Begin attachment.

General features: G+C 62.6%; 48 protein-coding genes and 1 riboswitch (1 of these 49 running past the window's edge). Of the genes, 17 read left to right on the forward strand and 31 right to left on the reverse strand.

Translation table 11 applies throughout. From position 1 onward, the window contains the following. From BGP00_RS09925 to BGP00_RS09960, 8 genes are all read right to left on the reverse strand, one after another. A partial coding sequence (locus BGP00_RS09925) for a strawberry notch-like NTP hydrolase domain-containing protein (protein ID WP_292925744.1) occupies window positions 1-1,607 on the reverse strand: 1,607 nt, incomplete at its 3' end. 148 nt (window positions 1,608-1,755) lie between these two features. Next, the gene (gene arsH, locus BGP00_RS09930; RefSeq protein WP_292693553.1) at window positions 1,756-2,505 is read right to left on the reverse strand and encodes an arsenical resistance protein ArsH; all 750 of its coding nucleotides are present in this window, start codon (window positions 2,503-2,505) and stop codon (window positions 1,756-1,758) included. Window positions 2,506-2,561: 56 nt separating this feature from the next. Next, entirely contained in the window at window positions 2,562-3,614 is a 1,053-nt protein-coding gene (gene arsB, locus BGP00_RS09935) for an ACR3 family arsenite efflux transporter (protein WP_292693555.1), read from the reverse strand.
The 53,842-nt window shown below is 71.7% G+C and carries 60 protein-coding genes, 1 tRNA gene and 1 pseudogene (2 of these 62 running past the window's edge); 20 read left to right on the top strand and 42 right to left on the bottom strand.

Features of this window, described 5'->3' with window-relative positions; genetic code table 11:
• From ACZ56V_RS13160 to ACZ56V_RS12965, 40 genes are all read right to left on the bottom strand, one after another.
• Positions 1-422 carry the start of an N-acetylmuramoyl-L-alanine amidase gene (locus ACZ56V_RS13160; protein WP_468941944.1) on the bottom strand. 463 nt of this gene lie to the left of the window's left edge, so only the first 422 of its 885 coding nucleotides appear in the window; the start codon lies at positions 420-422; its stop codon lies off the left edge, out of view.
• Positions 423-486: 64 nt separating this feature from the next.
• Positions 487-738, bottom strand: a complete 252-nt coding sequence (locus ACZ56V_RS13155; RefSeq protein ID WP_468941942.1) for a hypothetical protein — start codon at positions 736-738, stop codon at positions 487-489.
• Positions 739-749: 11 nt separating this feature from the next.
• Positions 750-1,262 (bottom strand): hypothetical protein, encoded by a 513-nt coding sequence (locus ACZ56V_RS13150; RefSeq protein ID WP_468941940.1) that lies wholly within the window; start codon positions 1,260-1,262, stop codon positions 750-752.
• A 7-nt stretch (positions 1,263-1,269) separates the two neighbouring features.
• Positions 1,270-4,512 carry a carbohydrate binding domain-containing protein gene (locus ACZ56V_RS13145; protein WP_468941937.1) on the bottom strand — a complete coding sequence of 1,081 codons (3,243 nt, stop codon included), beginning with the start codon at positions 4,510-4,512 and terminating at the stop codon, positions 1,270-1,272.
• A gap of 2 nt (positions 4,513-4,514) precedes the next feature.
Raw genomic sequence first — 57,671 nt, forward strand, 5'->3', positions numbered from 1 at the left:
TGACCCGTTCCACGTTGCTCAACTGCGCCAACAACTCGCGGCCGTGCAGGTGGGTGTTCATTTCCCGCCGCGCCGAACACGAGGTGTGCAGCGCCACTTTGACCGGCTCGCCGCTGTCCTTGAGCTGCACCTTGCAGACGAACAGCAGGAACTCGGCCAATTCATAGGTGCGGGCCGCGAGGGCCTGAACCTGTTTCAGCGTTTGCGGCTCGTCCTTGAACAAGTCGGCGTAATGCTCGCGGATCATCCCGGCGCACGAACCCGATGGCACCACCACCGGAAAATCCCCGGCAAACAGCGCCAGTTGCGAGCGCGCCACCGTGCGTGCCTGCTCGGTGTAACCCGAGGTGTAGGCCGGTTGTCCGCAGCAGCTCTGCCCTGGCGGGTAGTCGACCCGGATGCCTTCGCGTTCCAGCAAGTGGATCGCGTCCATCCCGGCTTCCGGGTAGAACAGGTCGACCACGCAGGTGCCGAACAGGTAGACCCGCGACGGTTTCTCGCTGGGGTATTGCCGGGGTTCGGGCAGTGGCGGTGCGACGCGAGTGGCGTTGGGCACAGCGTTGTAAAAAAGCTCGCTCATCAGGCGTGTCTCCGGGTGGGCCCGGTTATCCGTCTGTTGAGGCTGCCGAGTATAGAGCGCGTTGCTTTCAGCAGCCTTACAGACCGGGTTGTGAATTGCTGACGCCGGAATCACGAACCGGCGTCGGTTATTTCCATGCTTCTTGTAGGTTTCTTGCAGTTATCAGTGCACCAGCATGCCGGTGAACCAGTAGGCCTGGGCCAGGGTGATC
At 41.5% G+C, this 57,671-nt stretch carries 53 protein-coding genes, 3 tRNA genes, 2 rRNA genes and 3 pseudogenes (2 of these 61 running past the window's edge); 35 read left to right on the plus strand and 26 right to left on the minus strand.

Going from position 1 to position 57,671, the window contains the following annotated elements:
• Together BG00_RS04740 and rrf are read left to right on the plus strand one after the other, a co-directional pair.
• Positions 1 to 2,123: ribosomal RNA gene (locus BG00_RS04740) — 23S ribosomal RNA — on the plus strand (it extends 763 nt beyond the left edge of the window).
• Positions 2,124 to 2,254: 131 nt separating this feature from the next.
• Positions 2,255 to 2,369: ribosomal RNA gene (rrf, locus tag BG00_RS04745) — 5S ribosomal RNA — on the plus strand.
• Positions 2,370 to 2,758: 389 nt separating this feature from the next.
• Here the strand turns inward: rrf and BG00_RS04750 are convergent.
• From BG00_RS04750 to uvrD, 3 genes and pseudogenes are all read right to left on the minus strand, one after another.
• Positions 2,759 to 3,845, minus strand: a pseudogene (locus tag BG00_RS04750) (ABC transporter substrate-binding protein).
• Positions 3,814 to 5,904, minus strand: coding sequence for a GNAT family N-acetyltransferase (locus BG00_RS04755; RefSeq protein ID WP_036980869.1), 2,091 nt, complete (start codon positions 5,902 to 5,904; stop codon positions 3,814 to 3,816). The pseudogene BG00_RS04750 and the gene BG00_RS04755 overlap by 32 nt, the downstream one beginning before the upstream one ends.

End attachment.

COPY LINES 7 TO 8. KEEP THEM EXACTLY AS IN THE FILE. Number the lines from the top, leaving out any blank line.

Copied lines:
• Positions 423-486: 64 nt separating this feature from the next.
• Positions 487-738, bottom strand: a complete 252-nt coding sequence (locus ACZ56V_RS13155; RefSeq protein ID WP_468941942.1) for a hypothetical protein — start codon at positions 736-738, stop codon at positions 487-489.